The psychology interjurisdictional compact (PSYPACT) is currently activated for the following 13 states: Arizona, Colorado, Delaware, Georgia, Illinois, Missouri, Nebraska, New Hampshire, Nevada, Oklahoma, Pennsylvania, Texas, and Utah. (Although legislation has passed in Virginia and North Carolina it will not be in effect until 2021). PSYPACT legislation is currently pending in the following 12 states: Alabama, Hawaii, Iowa, Kentucky, Michigan, Minnesota, New Jersey, Ohio, Rhode Island, Tennessee, Washington, West Virginia and the District of Columbia.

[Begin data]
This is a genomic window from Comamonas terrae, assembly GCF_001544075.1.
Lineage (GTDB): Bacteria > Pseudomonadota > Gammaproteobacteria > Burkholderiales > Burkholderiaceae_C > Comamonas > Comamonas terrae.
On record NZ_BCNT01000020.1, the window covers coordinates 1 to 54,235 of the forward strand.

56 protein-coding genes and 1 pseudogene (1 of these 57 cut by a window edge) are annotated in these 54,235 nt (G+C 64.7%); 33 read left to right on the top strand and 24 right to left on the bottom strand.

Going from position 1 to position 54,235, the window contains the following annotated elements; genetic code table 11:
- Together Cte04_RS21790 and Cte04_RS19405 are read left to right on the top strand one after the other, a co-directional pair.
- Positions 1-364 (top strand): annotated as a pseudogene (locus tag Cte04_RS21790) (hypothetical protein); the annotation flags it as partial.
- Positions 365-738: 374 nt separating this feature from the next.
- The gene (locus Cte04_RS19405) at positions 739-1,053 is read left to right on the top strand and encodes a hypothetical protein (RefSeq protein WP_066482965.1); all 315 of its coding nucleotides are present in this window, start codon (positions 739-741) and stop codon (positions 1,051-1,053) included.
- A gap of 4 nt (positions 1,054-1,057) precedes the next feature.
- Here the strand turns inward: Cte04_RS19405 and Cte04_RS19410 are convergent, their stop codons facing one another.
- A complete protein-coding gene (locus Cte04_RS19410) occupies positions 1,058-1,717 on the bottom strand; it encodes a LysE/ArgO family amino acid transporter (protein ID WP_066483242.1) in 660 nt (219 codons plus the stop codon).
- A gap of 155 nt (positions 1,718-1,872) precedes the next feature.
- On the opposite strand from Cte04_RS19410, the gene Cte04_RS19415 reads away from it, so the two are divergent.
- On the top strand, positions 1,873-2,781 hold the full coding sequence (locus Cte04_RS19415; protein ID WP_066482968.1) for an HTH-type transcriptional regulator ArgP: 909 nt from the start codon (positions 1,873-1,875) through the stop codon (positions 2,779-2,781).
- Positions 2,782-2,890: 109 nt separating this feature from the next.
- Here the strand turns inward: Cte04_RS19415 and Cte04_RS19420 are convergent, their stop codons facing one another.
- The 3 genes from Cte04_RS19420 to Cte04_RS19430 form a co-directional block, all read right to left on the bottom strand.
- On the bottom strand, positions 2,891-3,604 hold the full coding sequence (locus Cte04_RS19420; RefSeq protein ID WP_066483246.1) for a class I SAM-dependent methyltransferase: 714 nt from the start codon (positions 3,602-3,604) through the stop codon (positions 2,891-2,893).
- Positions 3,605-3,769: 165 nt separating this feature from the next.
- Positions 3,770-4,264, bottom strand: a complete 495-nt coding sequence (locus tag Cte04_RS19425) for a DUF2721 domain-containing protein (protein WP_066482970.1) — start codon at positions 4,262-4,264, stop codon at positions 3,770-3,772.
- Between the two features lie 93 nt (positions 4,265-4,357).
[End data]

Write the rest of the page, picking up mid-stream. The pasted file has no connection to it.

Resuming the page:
For psychologists in states that are already part of the PSYPACT there is good news about costs to participate. A July 20, 2020, news release from the Association of State and Provincial Psychology Boards announced that the Human Resources and Services Administration (HRSA) of the US Department of Health and Human Services (HHS) has awarded ASPPB federal funding to help provide support for the 2020 Coronavirus Aid, Relief and Economic Security Act (CARES). As a result of this funding, ASPPB will waive the $400 E.Passport application fee through December 31, 2020.
PSYPACT legislation in Ohio was introduced in the Senate by Senator Theresa Gavarone in January 2020 and was passed by the Senate May 5, 2020 by a vote of 32-0. The bill has been in the House Health Committee since June 3, 2020.